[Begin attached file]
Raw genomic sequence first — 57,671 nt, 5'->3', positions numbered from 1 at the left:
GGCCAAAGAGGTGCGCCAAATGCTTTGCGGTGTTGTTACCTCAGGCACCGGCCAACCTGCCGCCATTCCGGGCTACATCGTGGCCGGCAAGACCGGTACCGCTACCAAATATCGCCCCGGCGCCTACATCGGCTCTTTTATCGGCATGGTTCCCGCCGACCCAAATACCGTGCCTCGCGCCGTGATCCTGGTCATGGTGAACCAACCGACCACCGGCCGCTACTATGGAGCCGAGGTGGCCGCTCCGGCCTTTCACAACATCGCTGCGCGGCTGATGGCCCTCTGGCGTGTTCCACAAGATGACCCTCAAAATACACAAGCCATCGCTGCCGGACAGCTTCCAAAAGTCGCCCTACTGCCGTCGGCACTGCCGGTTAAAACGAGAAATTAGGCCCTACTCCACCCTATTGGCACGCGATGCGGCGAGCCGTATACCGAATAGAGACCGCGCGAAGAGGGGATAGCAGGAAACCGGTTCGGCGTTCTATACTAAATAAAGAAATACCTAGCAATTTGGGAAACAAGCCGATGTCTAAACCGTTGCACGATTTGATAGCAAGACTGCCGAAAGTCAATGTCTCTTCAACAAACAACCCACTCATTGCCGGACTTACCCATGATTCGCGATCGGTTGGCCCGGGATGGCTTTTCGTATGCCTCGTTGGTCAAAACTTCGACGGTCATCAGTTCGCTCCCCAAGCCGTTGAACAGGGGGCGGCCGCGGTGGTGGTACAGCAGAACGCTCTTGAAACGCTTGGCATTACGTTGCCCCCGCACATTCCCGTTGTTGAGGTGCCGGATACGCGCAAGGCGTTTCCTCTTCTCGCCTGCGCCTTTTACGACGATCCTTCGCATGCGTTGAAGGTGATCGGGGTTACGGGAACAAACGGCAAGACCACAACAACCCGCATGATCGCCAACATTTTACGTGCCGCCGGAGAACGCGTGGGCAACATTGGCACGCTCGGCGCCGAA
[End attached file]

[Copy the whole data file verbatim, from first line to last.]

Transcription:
Raw genomic sequence first — 57,671 nt, 5'->3', positions numbered from 1 at the left:
GGCCAAAGAGGTGCGCCAAATGCTTTGCGGTGTTGTTACCTCAGGCACCGGCCAACCTGCCGCCATTCCGGGCTACATCGTGGCCGGCAAGACCGGTACCGCTACCAAATATCGCCCCGGCGCCTACATCGGCTCTTTTATCGGCATGGTTCCCGCCGACCCAAATACCGTGCCTCGCGCCGTGATCCTGGTCATGGTGAACCAACCGACCACCGGCCGCTACTATGGAGCCGAGGTGGCCGCTCCGGCCTTTCACAACATCGCTGCGCGGCTGATGGCCCTCTGGCGTGTTCCACAAGATGACCCTCAAAATACACAAGCCATCGCTGCCGGACAGCTTCCAAAAGTCGCCCTACTGCCGTCGGCACTGCCGGTTAAAACGAGAAATTAGGCCCTACTCCACCCTATTGGCACGCGATGCGGCGAGCCGTATACCGAATAGAGACCGCGCGAAGAGGGGATAGCAGGAAACCGGTTCGGCGTTCTATACTAAATAAAGAAATACCTAGCAATTTGGGAAACAAGCCGATGTCTAAACCGTTGCACGATTTGATAGCAAGACTGCCGAAAGTCAATGTCTCTTCAACAAACAACCCACTCATTGCCGGACTTACCCATGATTCGCGATCGGTTGGCCCGGGATGGCTTTTCGTATGCCTCGTTGGTCAAAACTTCGACGGTCATCAGTTCGCTCCCCAAGCCGTTGAACAGGGGGCGGCCGCGGTGGTGGTACAGCAGAACGCTCTTGAAACGCTTGGCATTACGTTGCCCCCGCACATTCCCGTTGTTGAGGTGCCGGATACGCGCAAGGCGTTTCCTCTTCTCGCCTGCGCCTTTTACGACGATCCTTCGCATGCGTTGAAGGTGATCGGGGTTACGGGAACAAACGGCAAGACCACAACAACCCGCATGATCGCCAACATTTTACGTGCCGCCGGAGAACGCGTGGGCAACATTGGCACGCTCGGCGCCGAA